My career as a plongeur is drawing to a close. I have to salute George Orwell’s tenacity because really, I’ve had enough. I left Le Bon Marché last night via the rear entrance and as I looked up from my sliced fingers I noticed the facade of the building was teeming with security and velvet ropes with stretch black limos pulling up at the entrance. Paris Fashion Week is drawing to a close, and one presumes these things are connected – Le Bon Marché is extremely high end you see.
Open since 1852 and serving the great and the good of Saint-Germain-des-Prés as well as rich tourists the world over, you imagine it’s the sort of place Jane Birkin might source her pants, or where her PA does. I feel like an imposter even turning up, sauntering past stands for Givenchy, Zadig & Voltaire, that Shalimar perfume with the most positively coked-up and preposterous soft porn cinema ad ever made. Really, I’m not sure what’s more diverting, the model pleasuring herself in the soapy tub of some Persian fortress as she awaits her dusky prince on a white horse or the fucking Taj Mahal being raised out of the ocean incongruously five minutes in. Hey, how about lopping four minutes off the commercial and then you can knock £50 off the price of a bottle, just saying! Anyway, one imagines the demographic for this product is feckless, stupid (and rich) 13-year-olds, or at least you’d hope so – surely this is not fragrance for the sort of mature, white linen suit wearing women who wander the mall with the face of Bernie Ecclestone supplanted on all their visages like some freaky Aphex Twin video.
Being around such monumental wealth and working for minimum wage has been the hardest part. Actually the freelancing has been picking up a bit and making the trip south everyday has been hardly worth my while. I was meant to work 4pm to 8pm which I thought would be convenient because then I could write during the day and still get to do something in the evenings. Then it moved from 4:30pm to 8:30pm, though cleaning down is so demanding that sometimes you’re there until nearly 9pm, and I’m pretty sure you don’t get paid for that. The last time this happened I had to call the Pompier on site and it took another twenty minutes to get me out of the building. By the time I got home I was exhausted and just wanted to go to bed. And then I’d stay in bed the next day reading and feeling sorry for myself, which defeats the whole purpose of taking the job in the first place to help supplement l’existence du pauvre écrivain, as previously discussed.
I would quite happily walk at 8:30pm with the job unfinished but then I’d only get grief the next day from the other plongeurs, two of whom are Polish and monsters of toil. They’re the sort of men who’d lose a digit and put it on ice while they finished sweeping the floor. Annoyingly the other plongeur, an Australian, is a theatrical type and happily spends until half past nine mopping (and presumably sharing dialogue with the mop) and not worrying that he won’t get paid for that extra hour. These men make me look bad.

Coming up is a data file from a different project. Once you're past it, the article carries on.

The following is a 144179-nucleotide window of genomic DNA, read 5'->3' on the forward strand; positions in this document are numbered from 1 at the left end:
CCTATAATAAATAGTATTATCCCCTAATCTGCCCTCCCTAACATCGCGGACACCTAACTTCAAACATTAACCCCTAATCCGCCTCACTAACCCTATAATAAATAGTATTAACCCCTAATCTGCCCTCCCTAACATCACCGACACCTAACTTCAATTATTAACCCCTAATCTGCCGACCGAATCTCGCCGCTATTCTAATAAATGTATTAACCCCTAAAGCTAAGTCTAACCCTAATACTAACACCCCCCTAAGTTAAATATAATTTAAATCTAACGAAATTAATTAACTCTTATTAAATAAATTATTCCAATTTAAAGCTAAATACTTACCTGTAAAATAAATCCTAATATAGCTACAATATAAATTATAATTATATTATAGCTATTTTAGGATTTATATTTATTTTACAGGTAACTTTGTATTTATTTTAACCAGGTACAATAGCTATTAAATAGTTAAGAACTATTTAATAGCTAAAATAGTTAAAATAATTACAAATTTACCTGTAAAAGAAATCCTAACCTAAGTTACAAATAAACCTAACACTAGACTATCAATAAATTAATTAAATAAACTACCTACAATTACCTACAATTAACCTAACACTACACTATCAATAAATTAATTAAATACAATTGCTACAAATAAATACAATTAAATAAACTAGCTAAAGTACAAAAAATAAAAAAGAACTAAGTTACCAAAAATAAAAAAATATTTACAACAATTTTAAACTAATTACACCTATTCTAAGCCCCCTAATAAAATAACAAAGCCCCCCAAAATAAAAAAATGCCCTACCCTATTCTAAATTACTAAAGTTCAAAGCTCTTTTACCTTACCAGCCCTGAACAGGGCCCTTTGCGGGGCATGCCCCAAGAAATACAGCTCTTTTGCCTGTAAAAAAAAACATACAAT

The other day the chef called me into his office and said I wasn’t working hard enough. I retorted: “Actually I think I work really bloody hard and if you don’t think so then perhaps I’m not cut out for this”. There wasn’t much he could say to my protestations, and he’s been complimentary about my “work” ever since, probably in the hope of maintaining continuity and not having to train up another kitchen dogsbody. He’s actually quite a gent as chefs go, an English Tim-Nice-But-Dim sort, and actually that’s been one of the few plus points that he doesn’t shout. I’m too old to let people shout at me. The American pastry chef is occasionally bellicose and a pain in the arse, but it’s not anything I can’t handle.
Perhaps if there was a way of staggering the mundanity of it then I might stick it out beyond three weeks. I can’t even take a cigarette break any more because I gave up smoking eleven months, sixteen days and three hours ago, so I’m always there, scrubbing incessantly and inadvertently skinning my fingers on a daily basis.
The fact is I’m shit at what some people disparagingly call menial work. If this labour is meant to be so unskilled then how come it’s so hard? With this and bar work there’s always so much to remember, stuff that you don’t particularly want to remember because its not very interesting, and maybe therein lies the problem. It takes a certain type of intellect to process this information and carry out everything that needs to be done with panache and vigour, and I salute the steadfastness of the people who do this day in day out because they need to, and I can only offer my own stupidity and torpor as any kind of an excuse. Hey, maybe they enjoy it and I shouldn’t be so patronising, but I bet a quick MORI poll would suggest otherwise. Me, I suck at washing dishes and I’m dealing with it, okay? I just have to accept that I don’t like them, and they probably don’t like me much either. Time to move on.Follow @jeres